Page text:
The United States is willing to dispute Russia's claim, as it holds an inherent interest in Caspian oil. First, the US would like to reduce dependence on the Persian Gulf, and Caspian oil would make such an intention feasible. Second, the US supports its own commercial involvement in the region. Third, the US would like to promote the sovereignty and independence of the countries in the region (Forsythe, 1996, 17). The United States is also hindered in its involvement in the situation between Armenia and Azerbaijan because of the Freedom Support Act, which in 1992, included a provision barring aid to the government of Azerbaijan until it "takes demonstrable steps to cease the blockade and other uses of force against the people of Armenia and Nagorno-Karabakh." The U.S. government, however, is considering repealing this provision, as it limits US ability to be an effective intermediary. Achieving a peace settlement between Armenia and Azerbaijan is the key to promoting US interests in the region. Peace will allow for the development of the region's energy resources, and the US has its eye on Azerbaijan's billion barrels of proved and probable oil reserves that are roughly equal to those of Kuwait (Hamilton).
Pipeline security is a viable issue, concerning the volatility in the region. Political action, however, and not terrorism, is usually the cause of pipeline cutoffs. In the Caspian context, the prevalent worry is the ability of military groups to either prevent the line from being built in the first place, or to contribute to a much larger conflict which might make the region as a whole a dangerous place to develop energy resources (Roberts, 1996, 23). The future of the pipeline will depend on the relations of the actors involved.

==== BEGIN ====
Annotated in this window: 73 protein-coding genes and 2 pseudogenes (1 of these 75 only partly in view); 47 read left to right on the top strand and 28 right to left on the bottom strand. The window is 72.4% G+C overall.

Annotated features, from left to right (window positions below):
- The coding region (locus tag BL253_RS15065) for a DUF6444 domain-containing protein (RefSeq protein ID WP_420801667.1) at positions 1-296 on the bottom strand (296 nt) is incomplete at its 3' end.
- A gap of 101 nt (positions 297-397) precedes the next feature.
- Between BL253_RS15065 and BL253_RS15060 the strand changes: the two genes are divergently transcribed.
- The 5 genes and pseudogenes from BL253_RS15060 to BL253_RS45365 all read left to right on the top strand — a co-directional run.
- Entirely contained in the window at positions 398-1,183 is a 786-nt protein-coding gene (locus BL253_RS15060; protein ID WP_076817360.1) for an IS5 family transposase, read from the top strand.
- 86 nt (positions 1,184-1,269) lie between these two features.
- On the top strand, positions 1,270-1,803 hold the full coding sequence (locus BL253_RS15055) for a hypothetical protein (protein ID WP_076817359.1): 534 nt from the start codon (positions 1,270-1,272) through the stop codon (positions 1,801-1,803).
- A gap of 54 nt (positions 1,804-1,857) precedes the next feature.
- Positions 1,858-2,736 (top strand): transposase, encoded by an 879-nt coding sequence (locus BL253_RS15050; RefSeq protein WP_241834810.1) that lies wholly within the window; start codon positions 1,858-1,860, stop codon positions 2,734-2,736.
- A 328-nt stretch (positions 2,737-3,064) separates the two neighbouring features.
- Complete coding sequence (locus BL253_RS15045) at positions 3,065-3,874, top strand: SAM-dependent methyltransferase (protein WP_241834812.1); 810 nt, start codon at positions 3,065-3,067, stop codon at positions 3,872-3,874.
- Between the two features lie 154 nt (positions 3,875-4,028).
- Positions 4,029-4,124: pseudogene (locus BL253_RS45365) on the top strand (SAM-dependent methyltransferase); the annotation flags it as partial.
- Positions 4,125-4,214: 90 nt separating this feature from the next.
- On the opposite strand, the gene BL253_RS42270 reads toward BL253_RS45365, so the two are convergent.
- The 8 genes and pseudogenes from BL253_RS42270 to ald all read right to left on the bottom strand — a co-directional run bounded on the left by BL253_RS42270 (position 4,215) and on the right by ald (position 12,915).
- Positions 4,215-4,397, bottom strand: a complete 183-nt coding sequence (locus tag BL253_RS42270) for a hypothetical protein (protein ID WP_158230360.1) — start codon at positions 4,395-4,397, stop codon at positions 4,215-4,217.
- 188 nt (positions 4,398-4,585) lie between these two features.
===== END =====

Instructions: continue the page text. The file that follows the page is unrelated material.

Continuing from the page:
Region: Eastern Europe
IV. Environment and Conflict Overlap
Amoco Group Wins Azerbaijan Caspian Tract Oil and Gas Journal, December 23, 1996, p. 32
Forsythe, Rosemarie The Politics of Oil in the Caucasus and Central Asia Adelphi Paper 300 Oxford University Press, London, 1996
Goble, Paul. "Central Asia: Analysis from Washington - No Light at the End of the Tunnel" RFE/RL, July 29, 1997.
Gordon, Michael. US Sending Envoys to Seek Peace in Armenian-Held Region The New York Times, March 14, 1996
Hamilton, Lee H. "Toward Peace in the Caucasus" Christian Science Monitor, July 23, 1997.
Heusser-Markun, Regula. Swiss Review of World Affairs, n.2, February, 1994.
Kasenov, Oumerserik. "Russia and Transcaucasia: Oil, Pipelines, and Geopolitics"
Lelyveld, Michael S. Chevron Downplays Massive Caspian Oil and Gas Find, Mostly to Deaf Ears Journal of Commerce; v.410, n. 28836, 961024, p.1A
Platt, Anne. "Reversing Our Path of Destruction". People and the Planet v. 4, n.2, 1995.
Roberts, John Caspian Pipelines The Royal Institute of International Affairs, London, 1996
Uibopuu, Henn-Juri. "The Caspian Sea: a Tangle of Legal Problems" The World Today, v. 51, n.6, June 1995